A client recently dug up a section of pipe originally installed in 1939 for inspection. The excavation exposed a tie-in of the original 1939 pipe to a 1990’s vintage pipe replacement. The 1990’s vintage pipe on the left was installed with fusion bonded epoxy (FBE) coating and shows no evidence of external corrosion in its near 30-year life.
The 1939 pipe on the right was installed bare, and before cathodic protection technology was fully developed and commonly used. The 1939 pipe shows a highly pitted condition caused by external corrosion.
Records show that the 1939 pipe experienced numerous corrosion leaks and pipe replacement repairs until the application of CP in 1972. That CP system was designed and installed by D. Tongue and Associates, the predecessor of the present-day HT Engineering. After the installation of CP, the corrosion was arrested and the line is still in service today without any leaks.
This case provides compelling evidence that coating and cathodic protection do make a positive difference, and can help preserve your assets for many decades.
Beyond this example, there’s widespread recognition by entities such as AMMP (formerly the National Association of Corrosion Engineers) and other pipeline industry associations, plus academic institutions, that CP is a critical and integral part of corrosion prevention and asset integrity for pipelines.
Technology is improving
Technological developments are also making it easier to design, maintain, and manage effective CP systems:
- Providing AC power for CP installations in some remote locations or marshland can be difficult. The use of thermal electric generators or properly designed solar powered installations are options worth consideration.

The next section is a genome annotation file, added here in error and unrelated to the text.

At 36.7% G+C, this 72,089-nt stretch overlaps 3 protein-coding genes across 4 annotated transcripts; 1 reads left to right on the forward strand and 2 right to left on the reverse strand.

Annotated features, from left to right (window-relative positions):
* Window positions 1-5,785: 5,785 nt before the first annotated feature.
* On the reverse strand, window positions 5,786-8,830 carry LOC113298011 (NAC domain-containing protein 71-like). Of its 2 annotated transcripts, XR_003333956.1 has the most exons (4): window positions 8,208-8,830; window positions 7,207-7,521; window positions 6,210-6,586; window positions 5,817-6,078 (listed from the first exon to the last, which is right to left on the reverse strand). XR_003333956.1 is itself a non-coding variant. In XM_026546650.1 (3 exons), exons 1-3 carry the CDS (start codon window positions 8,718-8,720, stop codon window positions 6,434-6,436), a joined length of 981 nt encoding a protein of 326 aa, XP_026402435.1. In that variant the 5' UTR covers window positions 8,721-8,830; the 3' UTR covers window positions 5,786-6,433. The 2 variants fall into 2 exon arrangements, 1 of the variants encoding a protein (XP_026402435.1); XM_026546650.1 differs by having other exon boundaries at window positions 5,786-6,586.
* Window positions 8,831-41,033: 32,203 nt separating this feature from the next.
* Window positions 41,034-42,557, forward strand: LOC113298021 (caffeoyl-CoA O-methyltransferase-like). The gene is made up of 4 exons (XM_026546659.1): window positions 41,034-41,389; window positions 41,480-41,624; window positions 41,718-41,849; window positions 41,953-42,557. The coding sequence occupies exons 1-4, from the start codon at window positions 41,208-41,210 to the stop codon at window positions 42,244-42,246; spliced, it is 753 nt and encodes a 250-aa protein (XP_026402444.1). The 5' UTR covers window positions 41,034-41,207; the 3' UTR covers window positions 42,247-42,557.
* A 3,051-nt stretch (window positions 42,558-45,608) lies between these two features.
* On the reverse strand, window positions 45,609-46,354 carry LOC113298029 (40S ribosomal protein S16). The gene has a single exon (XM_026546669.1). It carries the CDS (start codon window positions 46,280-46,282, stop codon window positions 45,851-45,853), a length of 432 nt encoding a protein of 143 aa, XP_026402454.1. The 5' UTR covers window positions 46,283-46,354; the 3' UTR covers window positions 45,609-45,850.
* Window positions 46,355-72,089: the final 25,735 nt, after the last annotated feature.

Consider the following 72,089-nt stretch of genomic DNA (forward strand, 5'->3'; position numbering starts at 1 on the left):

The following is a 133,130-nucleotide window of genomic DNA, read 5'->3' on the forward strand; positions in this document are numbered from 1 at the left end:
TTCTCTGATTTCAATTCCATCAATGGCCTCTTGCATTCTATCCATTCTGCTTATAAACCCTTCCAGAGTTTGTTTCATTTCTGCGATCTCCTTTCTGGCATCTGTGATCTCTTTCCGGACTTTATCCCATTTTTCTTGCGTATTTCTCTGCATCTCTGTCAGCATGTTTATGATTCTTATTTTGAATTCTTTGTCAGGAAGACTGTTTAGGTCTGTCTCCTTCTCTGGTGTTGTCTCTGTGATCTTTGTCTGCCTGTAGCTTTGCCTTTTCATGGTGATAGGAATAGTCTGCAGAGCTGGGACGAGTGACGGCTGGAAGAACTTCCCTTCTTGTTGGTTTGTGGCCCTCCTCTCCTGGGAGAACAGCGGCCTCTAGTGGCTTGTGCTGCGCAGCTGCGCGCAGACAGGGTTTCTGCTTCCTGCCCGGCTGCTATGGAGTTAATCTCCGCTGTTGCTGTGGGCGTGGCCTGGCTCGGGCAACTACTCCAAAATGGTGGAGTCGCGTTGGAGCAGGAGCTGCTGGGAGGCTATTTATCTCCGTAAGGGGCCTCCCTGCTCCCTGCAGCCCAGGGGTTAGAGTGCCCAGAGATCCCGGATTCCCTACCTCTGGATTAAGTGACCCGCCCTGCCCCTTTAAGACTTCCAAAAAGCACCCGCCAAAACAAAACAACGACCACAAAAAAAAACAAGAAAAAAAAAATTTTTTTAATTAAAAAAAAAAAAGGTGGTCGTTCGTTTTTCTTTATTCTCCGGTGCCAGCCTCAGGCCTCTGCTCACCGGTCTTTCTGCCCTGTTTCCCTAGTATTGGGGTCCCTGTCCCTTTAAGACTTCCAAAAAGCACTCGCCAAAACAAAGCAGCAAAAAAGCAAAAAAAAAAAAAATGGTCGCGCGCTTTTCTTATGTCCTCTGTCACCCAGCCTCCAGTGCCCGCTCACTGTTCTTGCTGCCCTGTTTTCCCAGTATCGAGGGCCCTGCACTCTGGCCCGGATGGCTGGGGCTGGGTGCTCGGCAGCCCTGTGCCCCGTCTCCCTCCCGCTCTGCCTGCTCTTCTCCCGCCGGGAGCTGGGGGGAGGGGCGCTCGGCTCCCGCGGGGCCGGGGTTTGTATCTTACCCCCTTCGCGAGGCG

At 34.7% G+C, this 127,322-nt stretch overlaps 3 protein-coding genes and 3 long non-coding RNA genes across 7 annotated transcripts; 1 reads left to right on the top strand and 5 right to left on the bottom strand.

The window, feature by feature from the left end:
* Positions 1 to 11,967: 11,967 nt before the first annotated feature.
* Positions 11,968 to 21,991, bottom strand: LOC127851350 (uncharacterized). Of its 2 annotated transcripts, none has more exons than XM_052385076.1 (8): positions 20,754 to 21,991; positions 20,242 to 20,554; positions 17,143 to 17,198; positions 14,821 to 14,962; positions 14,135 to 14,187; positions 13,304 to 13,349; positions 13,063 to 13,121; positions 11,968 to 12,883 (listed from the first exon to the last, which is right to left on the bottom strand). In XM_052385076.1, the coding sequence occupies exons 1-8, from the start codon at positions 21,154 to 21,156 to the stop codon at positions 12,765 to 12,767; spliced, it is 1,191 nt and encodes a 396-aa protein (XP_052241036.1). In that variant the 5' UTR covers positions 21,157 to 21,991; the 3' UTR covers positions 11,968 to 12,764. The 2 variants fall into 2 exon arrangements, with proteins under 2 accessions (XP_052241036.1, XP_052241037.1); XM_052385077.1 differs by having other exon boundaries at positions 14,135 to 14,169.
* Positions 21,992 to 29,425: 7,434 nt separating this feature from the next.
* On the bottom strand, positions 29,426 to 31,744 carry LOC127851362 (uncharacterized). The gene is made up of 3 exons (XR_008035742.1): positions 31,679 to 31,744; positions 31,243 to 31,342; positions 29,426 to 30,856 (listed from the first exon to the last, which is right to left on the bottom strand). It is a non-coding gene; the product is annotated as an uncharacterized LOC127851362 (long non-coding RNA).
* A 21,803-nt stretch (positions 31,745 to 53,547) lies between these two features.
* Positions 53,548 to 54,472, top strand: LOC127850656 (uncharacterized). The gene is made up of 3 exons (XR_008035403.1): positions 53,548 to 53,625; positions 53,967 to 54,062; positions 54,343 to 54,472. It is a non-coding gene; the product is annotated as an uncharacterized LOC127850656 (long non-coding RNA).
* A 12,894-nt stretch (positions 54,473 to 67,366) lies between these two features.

- Meeting regulatory requirements to verify proper operation of CP systems used to mean significant travel time and visits to remote locations for a technician to physically inspect the required portions of a large CP system. Improvements in the reliability and accuracy of remote monitoring systems can relieve an organization of the time commitment required to perform these inspections in person, allow for data collection to occur automatically, and provide for quicker evaluation and easier recordkeeping.
- Utilizing an electronic database specifically designed for CP systems allows for quicker and more complete evaluation of data from full field inspections. This helps to identify trends that may indicate the need for system adjustments or maintenance before a failure in the system occurs.
- Advances in information technology allow for secure storage of massive amounts of electronic data that can be available from practically anywhere. The ability to quickly and efficiently produce the required data for review during regulatory audits is invaluable. For more on this, please see my colleague Jason Larman’s article on record-keeping for PHMSA audit purposes.
The role of external expertise
Pipeline specialty firms such as HT Engineering can help you prevent and mitigate corrosion by designing CP systems, preparing coating specifications, and evaluating existing systems to ensure they are effective and audit-ready. Consider scheduling a “pre-audit” with our team to ensure your records are available, complete, and that personnel involved in audits are knowledgeable and ready to discuss and answer question about the pipeline system with state or federal inspectors.